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Fleeing the Russian invasion of Ukraine, film and television director Khrystyna Syvolap she arrived in Canada with her eight-year-old daughter Alisa in early April.
“Here, Alisa can go to school. There we would stay in bomb shelters for four months or even longer. She is crazy. I don’t think kids should experience that,” he said. Syvolapwho, together with Alisa, spent March in Warsaw waiting for the papers that would allow him to enter Canada.
Syvolap chose Vancouver as its destination for two reasons.
“The first reason is that I have a childhood friend here and she helped me with accommodation, because it is very difficult,” Syvolap said by phone. “The second reason was the film industry, obviously. I thought I might find a job here. I’m still looking for it.”
A member of the Ukrainian Film Academy, Syvolap got a job right out of film school. A short film, Not Today, that she made hit the festival circuit and, at the age of 24, she was hired to direct a full season of a television series, Step Dan. That led to more television work and then her own 2020 award-winning feature film Viddana.
Now 30 and almost 9,000 kilometers from her home and her established career, she is looking for a job as a director in British Columbia’s bustling, nearly $4 billion film and television industry.
So far, he has been unable to book work.
“It seems like it’s not that easy because sometimes people think that our film industry in Ukraine is much worse than yours, but it’s not true,” Syvolap said, adding that the industry in his country really flourished in the last decade. .
As the world now knows, the President of Ukraine, Volodymyr Zelenskyy, is a former TV star.
“Everyone knows the story about him. The TV series made him president, so yeah, that’s ironic,” Syvolap said.
The TV and movie industry has also had its fair share of red tape ready to bog down and slow down someone like Syvolap.
“For the film industry it’s not great because I need to have a residence to join the union. If I don’t join the union, I can’t work on union shows,” Syvolap said. “That’s why it’s more complicated.”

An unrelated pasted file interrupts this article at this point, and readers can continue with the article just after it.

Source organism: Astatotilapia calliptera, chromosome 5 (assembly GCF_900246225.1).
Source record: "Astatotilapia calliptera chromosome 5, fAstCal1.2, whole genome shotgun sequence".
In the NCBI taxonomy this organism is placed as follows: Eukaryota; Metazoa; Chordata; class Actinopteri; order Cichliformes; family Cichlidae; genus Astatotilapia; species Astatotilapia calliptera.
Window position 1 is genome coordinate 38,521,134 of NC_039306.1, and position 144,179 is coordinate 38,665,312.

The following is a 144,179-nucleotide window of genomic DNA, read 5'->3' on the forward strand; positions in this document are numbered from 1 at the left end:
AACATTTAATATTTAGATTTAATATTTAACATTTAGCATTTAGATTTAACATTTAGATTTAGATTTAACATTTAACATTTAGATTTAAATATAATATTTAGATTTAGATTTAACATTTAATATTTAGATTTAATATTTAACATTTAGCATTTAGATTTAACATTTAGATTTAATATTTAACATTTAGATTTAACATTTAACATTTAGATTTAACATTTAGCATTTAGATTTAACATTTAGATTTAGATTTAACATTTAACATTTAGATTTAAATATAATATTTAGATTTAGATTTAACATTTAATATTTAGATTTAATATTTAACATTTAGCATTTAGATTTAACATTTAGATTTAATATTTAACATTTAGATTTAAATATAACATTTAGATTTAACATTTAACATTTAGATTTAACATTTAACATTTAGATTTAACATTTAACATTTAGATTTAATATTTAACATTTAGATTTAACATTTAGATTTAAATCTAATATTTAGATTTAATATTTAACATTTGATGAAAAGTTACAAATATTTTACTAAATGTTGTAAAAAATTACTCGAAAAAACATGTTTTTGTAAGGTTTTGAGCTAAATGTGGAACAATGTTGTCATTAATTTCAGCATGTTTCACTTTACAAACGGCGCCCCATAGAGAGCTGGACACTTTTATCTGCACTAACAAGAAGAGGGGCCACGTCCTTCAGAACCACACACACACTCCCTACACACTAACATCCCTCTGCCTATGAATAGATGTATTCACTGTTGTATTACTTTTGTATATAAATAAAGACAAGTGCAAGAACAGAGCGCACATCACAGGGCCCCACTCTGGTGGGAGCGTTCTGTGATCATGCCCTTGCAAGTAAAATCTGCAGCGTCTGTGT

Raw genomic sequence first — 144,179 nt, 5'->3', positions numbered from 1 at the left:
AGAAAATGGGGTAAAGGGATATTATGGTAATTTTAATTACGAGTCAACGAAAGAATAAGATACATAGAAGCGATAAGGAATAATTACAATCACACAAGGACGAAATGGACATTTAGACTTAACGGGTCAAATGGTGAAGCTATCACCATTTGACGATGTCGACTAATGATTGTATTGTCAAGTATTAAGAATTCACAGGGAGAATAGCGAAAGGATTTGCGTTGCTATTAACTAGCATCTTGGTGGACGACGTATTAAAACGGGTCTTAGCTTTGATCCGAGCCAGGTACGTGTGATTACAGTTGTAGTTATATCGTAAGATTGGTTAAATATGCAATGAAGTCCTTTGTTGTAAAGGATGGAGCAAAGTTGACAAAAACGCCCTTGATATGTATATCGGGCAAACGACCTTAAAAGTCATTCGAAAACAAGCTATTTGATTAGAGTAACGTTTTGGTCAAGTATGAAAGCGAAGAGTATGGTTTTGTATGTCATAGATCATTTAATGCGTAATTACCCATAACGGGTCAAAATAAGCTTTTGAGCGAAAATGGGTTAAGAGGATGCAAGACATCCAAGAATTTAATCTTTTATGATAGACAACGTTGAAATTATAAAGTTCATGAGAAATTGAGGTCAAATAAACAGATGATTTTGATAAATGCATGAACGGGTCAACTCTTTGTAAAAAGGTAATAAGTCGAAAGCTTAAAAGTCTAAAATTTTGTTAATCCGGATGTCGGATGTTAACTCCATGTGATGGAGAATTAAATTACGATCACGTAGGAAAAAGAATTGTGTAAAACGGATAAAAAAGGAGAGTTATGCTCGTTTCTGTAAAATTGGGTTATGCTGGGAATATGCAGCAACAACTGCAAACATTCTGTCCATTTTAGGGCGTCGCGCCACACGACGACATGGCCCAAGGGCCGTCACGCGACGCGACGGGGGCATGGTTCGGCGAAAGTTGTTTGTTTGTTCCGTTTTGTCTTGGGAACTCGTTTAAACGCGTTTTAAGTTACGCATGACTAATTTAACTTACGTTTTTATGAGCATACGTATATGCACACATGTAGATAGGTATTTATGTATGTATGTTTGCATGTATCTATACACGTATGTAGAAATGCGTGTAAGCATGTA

There are permit options, but mostly for entry-level jobs, work Syvolap is overqualified for, and she says she has no idea how to do it.
“Maybe assistant director is an option, but I have the skills to direct myself,” Syvolap said. “I’m trying to figure out how to get there.”
The Directors Guild of Canada BC District Council, which will not comment on individual cases, explained in an email that if a non-member, non-Canadian can be hired, the organization will grant them a permit.
“Getting a director’s permit is a theoretical option because the next thing productions ask me is if I’m eligible for tax credits, and I’m not, because of my Ukrainian passport. And then they tell me they’re not interested in me because it’s all about taxes and money,” said Syvolap, who had two feature film scripts in development before having to flee his country.
Also delaying the process is a resume without English productions.
“They say you don’t have a filmography in English or that you don’t know how our industry is built. Yes, there are some differences, but I was starting. I saw the set and it’s the same. Even the people dress the same. It’s funny how similar it is…” Syvolap said. “I think people have never seen Ukrainian movies before, probably. But they watched French movies or German movies because their industries are stronger, bigger, they’ve been around longer.
“I feel very sad when people don’t understand what Ukraine is. You know, it’s a modern European country even though it’s not in the European Union… and we’re the same people. We have the same industry,” Syvolap said, adding that in recent years Ukrainian films have been recognized at Cannes and the Berlin Film Festival.
While Syvolap figures out how to break into Hollywood North, her husband, screenwriter Oleksii, is in the Ukraine fighting the Russians to the best of his abilities.
“His weapon is writing,” Syvolap said. “He works for the Ministry of Culture to make videos about the war. The information fight is also very important for us because Russia has a lot of propaganda and we also have to fight against it. So this is what you are doing now. He’s not a soldier, but they need all the men there, just in case. His brother is in the army on the front line.”
Right now, Syvolap and her daughter live off the money her husband sends home (not much, as one Canadian dollar is equivalent to about 23 Ukrainian hryvnias), along with aid funds from the Canadian government. So far, Syvolap has received the $3,000 adult allowance from the Canadian government, but she is still awaiting a $1,500 child payment. A generous North Vancouver family has given the mother and daughter a place to live since they arrived.
“But I don’t want to live like this for a long time, obviously. I would like to contribute, and I need a job for myself. I love to work. I have my profession. I would love to have a job, for many reasons,” said Syvolap.
At the time of this writing, Syvolap was still “meeting and talking” with people in the film industry in Vancouver.
“I’m still looking up. Even this interview is also one of the steps because I want people to know about me. Hearing about Ukrainian refugees and they’re just not looking for cleaning jobs, you know,” Syvolap said. “A lot of qualified people came here.
“I did a great, great job in my country. I can’t do that anymore because the Russian bombs are in the air there.”